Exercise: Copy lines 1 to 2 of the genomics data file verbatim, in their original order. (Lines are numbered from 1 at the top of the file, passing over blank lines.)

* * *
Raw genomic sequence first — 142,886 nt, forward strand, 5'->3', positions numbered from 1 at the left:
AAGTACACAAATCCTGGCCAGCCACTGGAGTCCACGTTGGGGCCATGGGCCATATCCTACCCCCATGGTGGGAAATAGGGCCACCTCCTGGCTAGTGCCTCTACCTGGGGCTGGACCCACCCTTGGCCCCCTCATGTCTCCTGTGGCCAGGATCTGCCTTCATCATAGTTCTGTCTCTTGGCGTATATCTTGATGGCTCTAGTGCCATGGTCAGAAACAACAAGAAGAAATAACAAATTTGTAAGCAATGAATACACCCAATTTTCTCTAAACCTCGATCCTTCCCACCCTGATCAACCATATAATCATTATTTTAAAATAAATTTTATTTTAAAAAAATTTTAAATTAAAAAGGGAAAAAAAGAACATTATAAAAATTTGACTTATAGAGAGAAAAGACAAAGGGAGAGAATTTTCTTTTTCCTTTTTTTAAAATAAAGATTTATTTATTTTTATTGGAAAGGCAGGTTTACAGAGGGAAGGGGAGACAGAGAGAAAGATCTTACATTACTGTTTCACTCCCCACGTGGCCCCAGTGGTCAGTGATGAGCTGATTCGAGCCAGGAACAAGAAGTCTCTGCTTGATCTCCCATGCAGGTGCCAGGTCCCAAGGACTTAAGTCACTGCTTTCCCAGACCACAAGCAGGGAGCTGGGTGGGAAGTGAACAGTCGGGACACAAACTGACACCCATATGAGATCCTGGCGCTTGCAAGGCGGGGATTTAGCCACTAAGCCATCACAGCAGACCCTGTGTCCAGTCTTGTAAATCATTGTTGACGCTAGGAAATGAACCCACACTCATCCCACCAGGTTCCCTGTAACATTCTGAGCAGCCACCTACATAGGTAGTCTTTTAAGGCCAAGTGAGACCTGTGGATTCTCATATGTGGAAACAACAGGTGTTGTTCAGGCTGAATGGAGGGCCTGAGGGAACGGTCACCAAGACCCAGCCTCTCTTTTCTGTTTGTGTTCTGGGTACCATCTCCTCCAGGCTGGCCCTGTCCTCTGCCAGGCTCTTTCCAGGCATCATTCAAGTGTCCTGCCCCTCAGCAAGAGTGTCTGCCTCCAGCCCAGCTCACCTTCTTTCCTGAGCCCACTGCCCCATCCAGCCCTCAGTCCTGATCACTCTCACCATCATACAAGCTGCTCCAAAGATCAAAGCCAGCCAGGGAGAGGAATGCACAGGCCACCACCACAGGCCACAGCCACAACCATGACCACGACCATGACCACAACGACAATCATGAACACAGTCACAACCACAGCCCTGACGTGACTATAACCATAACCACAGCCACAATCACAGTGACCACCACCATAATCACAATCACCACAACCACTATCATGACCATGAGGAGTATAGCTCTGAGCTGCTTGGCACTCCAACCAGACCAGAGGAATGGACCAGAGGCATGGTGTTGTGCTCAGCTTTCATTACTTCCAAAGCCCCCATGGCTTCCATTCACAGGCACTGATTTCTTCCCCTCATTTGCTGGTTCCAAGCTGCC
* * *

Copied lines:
Raw genomic sequence first — 142,886 nt, forward strand, 5'->3', positions numbered from 1 at the left:
AAGTACACAAATCCTGGCCAGCCACTGGAGTCCACGTTGGGGCCATGGGCCATATCCTACCCCCATGGTGGGAAATAGGGCCACCTCCTGGCTAGTGCCTCTACCTGGGGCTGGACCCACCCTTGGCCCCCTCATGTCTCCTGTGGCCAGGATCTGCCTTCATCATAGTTCTGTCTCTTGGCGTATATCTTGATGGCTCTAGTGCCATGGTCAGAAACAACAAGAAGAAATAACAAATTTGTAAGCAATGAATACACCCAATTTTCTCTAAACCTCGATCCTTCCCACCCTGATCAACCATATAATCATTATTTTAAAATAAATTTTATTTTAAAAAAATTTTAAATTAAAAAGGGAAAAAAAGAACATTATAAAAATTTGACTTATAGAGAGAAAAGACAAAGGGAGAGAATTTTCTTTTTCCTTTTTTTAAAATAAAGATTTATTTATTTTTATTGGAAAGGCAGGTTTACAGAGGGAAGGGGAGACAGAGAGAAAGATCTTACATTACTGTTTCACTCCCCACGTGGCCCCAGTGGTCAGTGATGAGCTGATTCGAGCCAGGAACAAGAAGTCTCTGCTTGATCTCCCATGCAGGTGCCAGGTCCCAAGGACTTAAGTCACTGCTTTCCCAGACCACAAGCAGGGAGCTGGGTGGGAAGTGAACAGTCGGGACACAAACTGACACCCATATGAGATCCTGGCGCTTGCAAGGCGGGGATTTAGCCACTAAGCCATCACAGCAGACCCTGTGTCCAGTCTTGTAAATCATTGTTGACGCTAGGAAATGAACCCACACTCATCCCACCAGGTTCCCTGTAACATTCTGAGCAGCCACCTACATAGGTAGTCTTTTAAGGCCAAGTGAGACCTGTGGATTCTCATATGTGGAAACAACAGGTGTTGTTCAGGCTGAATGGAGGGCCTGAGGGAACGGTCACCAAGACCCAGCCTCTCTTTTCTGTTTGTGTTCTGGGTACCATCTCCTCCAGGCTGGCCCTGTCCTCTGCCAGGCTCTTTCCAGGCATCATTCAAGTGTCCTGCCCCTCAGCAAGAGTGTCTGCCTCCAGCCCAGCTCACCTTCTTTCCTGAGCCCACTGCCCCATCCAGCCCTCAGTCCTGATCACTCTCACCATCATACAAGCTGCTCCAAAGATCAAAGCCAGCCAGGGAGAGGAATGCACAGGCCACCACCACAGGCCACAGCCACAACCATGACCACGACCATGACCACAACGACAATCATGAACACAGTCACAACCACAGCCCTGACGTGACTATAACCATAACCACAGCCACAATCACAGTGACCACCACCATAATCACAATCACCACAACCACTATCATGACCATGAGGAGTATAGCTCTGAGCTGCTTGGCACTCCAACCAGACCAGAGGAATGGACCAGAGGCATGGTGTTGTGCTCAGCTTTCATTACTTCCAAAGCCCCCATGGCTTCCATTCACAGGCACTGATTTCTTCCCCTCATTTGCTGGTTCCAAGCTGCC